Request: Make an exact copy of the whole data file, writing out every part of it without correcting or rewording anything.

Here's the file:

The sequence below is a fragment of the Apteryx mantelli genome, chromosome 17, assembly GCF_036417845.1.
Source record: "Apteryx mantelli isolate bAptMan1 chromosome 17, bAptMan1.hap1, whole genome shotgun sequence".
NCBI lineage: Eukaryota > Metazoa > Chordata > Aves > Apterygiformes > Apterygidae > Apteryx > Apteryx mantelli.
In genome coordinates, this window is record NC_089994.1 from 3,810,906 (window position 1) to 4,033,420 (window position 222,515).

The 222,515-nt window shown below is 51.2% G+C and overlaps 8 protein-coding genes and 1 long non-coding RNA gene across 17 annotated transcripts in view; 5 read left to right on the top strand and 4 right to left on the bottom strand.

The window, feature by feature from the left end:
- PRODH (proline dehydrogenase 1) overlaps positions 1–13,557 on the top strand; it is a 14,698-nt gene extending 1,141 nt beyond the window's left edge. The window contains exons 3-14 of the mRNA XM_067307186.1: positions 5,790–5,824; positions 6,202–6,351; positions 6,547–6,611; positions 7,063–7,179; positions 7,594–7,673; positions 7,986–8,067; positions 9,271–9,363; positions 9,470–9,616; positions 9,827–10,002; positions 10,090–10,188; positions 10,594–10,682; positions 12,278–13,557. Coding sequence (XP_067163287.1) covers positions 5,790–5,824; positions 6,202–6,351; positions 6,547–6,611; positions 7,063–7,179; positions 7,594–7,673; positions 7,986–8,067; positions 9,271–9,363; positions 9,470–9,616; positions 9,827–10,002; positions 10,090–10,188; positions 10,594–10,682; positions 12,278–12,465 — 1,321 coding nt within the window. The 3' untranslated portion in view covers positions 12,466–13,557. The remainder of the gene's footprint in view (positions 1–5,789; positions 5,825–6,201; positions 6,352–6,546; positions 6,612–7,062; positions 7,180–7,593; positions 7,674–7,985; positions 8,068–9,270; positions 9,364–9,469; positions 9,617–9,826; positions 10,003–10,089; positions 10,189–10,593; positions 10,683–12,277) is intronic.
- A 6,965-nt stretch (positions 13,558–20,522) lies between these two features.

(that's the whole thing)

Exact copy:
The sequence below is a fragment of the Apteryx mantelli genome, chromosome 17, assembly GCF_036417845.1.
Source record: "Apteryx mantelli isolate bAptMan1 chromosome 17, bAptMan1.hap1, whole genome shotgun sequence".
NCBI lineage: Eukaryota > Metazoa > Chordata > Aves > Apterygiformes > Apterygidae > Apteryx > Apteryx mantelli.
In genome coordinates, this window is record NC_089994.1 from 3,810,906 (window position 1) to 4,033,420 (window position 222,515).

The 222,515-nt window shown below is 51.2% G+C and overlaps 8 protein-coding genes and 1 long non-coding RNA gene across 17 annotated transcripts in view; 5 read left to right on the top strand and 4 right to left on the bottom strand.

The window, feature by feature from the left end:
- PRODH (proline dehydrogenase 1) overlaps positions 1–13,557 on the top strand; it is a 14,698-nt gene extending 1,141 nt beyond the window's left edge. The window contains exons 3-14 of the mRNA XM_067307186.1: positions 5,790–5,824; positions 6,202–6,351; positions 6,547–6,611; positions 7,063–7,179; positions 7,594–7,673; positions 7,986–8,067; positions 9,271–9,363; positions 9,470–9,616; positions 9,827–10,002; positions 10,090–10,188; positions 10,594–10,682; positions 12,278–13,557. Coding sequence (XP_067163287.1) covers positions 5,790–5,824; positions 6,202–6,351; positions 6,547–6,611; positions 7,063–7,179; positions 7,594–7,673; positions 7,986–8,067; positions 9,271–9,363; positions 9,470–9,616; positions 9,827–10,002; positions 10,090–10,188; positions 10,594–10,682; positions 12,278–12,465 — 1,321 coding nt within the window. The 3' untranslated portion in view covers positions 12,466–13,557. The remainder of the gene's footprint in view (positions 1–5,789; positions 5,825–6,201; positions 6,352–6,546; positions 6,612–7,062; positions 7,180–7,593; positions 7,674–7,985; positions 8,068–9,270; positions 9,364–9,469; positions 9,617–9,826; positions 10,003–10,089; positions 10,189–10,593; positions 10,683–12,277) is intronic.
- A 6,965-nt stretch (positions 13,558–20,522) lies between these two features.